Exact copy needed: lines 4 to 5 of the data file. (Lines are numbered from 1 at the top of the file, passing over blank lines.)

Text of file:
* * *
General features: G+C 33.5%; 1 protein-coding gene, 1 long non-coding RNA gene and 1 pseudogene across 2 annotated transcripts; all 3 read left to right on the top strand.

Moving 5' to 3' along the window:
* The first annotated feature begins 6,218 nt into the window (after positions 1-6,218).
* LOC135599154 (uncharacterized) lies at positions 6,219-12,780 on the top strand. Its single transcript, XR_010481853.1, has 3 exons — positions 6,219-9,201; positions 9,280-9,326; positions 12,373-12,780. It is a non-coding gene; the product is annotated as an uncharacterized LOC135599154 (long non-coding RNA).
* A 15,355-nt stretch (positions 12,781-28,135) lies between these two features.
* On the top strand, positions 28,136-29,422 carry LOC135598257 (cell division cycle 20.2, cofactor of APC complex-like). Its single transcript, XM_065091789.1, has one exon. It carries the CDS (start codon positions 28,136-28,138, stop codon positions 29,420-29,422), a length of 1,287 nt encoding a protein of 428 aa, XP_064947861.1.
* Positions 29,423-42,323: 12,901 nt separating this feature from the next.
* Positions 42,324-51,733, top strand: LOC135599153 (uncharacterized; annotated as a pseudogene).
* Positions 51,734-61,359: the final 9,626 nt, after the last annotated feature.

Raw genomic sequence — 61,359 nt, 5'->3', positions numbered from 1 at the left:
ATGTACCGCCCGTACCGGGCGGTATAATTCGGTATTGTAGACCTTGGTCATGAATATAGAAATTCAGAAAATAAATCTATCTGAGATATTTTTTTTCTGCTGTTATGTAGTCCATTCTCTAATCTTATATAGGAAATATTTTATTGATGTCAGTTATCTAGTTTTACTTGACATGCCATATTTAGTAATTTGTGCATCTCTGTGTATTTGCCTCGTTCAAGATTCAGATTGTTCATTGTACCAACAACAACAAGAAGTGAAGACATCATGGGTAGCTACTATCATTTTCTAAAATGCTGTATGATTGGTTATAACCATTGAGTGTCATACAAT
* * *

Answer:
* LOC135599154 (uncharacterized) lies at positions 6,219-12,780 on the top strand. Its single transcript, XR_010481853.1, has 3 exons — positions 6,219-9,201; positions 9,280-9,326; positions 12,373-12,780. It is a non-coding gene; the product is annotated as an uncharacterized LOC135599154 (long non-coding RNA).
* A 15,355-nt stretch (positions 12,781-28,135) lies between these two features.